Independence Day Event Explores a Revolutionary Raritan

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The Lower Raritan River, which runs along the perimeter of Boyd Park in New Brunswick and will be the focal point of a historic presentation and other Independence Day festivities on July 7.

The Lower Raritan River, which runs along the perimeter of Boyd Park in New Brunswick and will be the focal point of a historic presentation and other Independence Day festivities on July 7. (Photo courtesy of MCIA)

NEW BRUNSWICK – Much like its ever-shifting current, the Lower Raritan River’s identity is continually changing and evolving.

While today’s channel has become a hub for industry and recreational activities; centuries ago, it was a crossroad for the American Revolutionary War – a hotbed for maritime battles, piracy and stories of legend.

This will be the substance of a July 7 presentation during the Middlesex County Improvement Authority’s “Days of Fun Along the Raritan River” event at Boyd Park in New Brunswick.

During his address, speaker Douglas Aumack, an assistant curator with the Middlesex County Cultural and Heritage Commission, will share a profile of the Raritan in the late 18th Century, when British soldiers foraged its shores, Continental fighters were embedded in the nearby Watching Mountains and General George Washington led a retreat through bordering New Brunswick.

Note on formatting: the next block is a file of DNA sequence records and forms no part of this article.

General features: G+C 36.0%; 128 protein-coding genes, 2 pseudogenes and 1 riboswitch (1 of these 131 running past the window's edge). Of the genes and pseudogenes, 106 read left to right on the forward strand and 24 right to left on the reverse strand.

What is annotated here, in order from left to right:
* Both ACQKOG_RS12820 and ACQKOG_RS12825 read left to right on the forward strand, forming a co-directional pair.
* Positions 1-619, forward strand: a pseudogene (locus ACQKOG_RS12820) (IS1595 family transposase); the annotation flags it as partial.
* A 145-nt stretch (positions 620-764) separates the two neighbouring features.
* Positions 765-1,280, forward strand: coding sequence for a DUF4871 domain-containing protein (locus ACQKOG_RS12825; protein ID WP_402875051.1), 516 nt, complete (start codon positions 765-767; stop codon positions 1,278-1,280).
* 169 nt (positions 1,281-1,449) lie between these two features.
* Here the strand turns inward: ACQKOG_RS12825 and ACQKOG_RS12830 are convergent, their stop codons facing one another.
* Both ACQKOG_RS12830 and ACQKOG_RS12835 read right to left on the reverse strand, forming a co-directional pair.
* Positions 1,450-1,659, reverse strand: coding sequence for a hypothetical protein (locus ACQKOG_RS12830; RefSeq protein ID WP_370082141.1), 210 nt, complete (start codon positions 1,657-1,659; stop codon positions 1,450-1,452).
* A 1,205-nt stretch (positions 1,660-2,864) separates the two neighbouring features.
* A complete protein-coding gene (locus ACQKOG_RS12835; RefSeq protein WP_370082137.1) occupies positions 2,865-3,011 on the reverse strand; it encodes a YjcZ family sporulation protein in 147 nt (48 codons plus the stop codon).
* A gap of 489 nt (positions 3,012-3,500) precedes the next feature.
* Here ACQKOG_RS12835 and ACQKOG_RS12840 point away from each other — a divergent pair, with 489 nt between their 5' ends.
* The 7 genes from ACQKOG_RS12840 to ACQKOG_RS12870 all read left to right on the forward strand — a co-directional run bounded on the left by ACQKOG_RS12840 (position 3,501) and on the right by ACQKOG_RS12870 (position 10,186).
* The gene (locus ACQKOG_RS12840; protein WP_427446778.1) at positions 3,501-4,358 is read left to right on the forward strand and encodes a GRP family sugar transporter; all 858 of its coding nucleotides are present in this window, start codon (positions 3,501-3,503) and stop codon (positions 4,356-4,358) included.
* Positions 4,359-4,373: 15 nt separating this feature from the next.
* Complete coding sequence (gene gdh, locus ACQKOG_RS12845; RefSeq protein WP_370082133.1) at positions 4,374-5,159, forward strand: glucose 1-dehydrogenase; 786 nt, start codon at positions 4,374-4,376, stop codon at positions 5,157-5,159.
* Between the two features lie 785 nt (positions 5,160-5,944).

The presentation is one component of a more than six-hour Independence Day affair hosted by the City of New Brunswick, in partnership with the Crossroads of the American Revolution and the MCIA. Event organizers are planning for a reenactment, a concert, a film, a boat show, a Declaration reading and fireworks.

Attendees will also have an opportunity to learn about some of the river’s more modern uses: as a sports venue, a backdrop for river festivals and as an artistic muse.

“The Lower Raritan is such an asset in so many ways; it has the ability to unite all different walks of life, promote healthy living and holds several clues to the rich history we pride ourselves on here in New Jersey,” said Middlesex County Freeholder Charles E. Tomaro.

The July 7 gathering gave New Brunswick a chance to leverage funds from a New York/ New Jersey Harbor Estuary grant, awarded to the MCIA last fall for the purpose of advocating general estuary use and care.

Using that grant money, the MCIA gave several municipalities lining the Raritan’s banks, to include Highland Park, Piscataway, Edison, Woodbridge, Perth Amboy, East Brunswick, Sayreville and South Amboy, the option to host their choice of activities centered on the waterway. That list ranged from New Brunswick’s preference of a historic presentation to a river art program, estuary bird watching, a stream critter identification tour and more.

“One of our main objectives with this grant is to bring public awareness to the river’s access points,” said Denise Nickel, a Senior Project Manager for the MCIA’s Economic Development Department.

For its part, Crossroads of the American Revolution is a Trenton–based organization working to assist communities, organizations and citizens in preserving the state’s rich Revolutionary history. Their area of jurisdiction in New Jersey spans 2,155 square miles into 212 municipalities and across 14 counties.

The July 7 event is expected to kick-off at 4 p.m. with Crossroad’s presentation beginning at around 8 p.m. and a dazzling fireworks display at 9:20 p.m.


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